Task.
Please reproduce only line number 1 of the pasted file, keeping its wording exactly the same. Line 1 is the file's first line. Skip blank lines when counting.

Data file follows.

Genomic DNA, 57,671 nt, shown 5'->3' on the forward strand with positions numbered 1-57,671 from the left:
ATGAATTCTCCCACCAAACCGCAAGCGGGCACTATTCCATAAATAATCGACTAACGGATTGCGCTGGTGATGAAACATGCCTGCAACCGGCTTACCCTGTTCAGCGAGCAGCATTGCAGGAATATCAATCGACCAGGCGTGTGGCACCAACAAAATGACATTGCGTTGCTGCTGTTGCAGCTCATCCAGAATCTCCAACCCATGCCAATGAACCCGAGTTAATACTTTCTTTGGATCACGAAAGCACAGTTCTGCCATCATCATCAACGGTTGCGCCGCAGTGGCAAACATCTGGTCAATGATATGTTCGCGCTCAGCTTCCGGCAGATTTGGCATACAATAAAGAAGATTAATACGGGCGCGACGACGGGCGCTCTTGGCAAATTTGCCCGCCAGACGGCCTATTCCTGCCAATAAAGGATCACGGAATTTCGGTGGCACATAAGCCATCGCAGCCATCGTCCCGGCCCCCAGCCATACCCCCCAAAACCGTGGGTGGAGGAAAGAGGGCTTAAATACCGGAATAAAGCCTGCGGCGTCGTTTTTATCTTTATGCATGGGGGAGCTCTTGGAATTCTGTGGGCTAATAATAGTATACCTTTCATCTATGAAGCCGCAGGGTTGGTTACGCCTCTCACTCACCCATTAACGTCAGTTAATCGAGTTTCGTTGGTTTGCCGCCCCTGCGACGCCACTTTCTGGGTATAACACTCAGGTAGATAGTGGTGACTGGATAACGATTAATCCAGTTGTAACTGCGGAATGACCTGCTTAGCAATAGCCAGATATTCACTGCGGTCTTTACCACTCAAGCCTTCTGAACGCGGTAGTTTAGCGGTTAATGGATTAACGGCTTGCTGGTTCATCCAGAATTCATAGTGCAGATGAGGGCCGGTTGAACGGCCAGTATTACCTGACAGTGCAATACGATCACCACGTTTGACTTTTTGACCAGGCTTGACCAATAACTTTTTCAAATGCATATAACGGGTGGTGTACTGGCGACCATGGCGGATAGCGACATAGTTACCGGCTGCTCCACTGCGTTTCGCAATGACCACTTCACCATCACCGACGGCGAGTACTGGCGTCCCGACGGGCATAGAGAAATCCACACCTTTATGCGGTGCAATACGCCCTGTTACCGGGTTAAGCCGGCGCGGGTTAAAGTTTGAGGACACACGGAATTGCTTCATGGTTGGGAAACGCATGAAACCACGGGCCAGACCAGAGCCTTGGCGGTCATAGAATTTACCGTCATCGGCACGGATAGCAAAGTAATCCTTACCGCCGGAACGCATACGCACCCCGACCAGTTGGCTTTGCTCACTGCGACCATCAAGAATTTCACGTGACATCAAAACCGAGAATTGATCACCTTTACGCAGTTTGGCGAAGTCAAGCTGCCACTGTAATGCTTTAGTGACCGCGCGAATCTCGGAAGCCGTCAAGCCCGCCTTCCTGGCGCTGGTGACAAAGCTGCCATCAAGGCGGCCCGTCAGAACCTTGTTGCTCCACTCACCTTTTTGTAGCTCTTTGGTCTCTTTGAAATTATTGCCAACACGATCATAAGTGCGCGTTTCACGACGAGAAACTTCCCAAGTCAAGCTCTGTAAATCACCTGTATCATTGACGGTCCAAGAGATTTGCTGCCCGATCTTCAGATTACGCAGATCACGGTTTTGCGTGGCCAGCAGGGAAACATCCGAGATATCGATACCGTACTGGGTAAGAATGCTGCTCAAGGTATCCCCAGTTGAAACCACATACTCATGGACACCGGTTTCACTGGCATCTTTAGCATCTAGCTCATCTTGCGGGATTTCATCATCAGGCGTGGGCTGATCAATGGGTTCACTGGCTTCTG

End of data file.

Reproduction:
Genomic DNA, 57,671 nt, shown 5'->3' on the forward strand with positions numbered 1-57,671 from the left: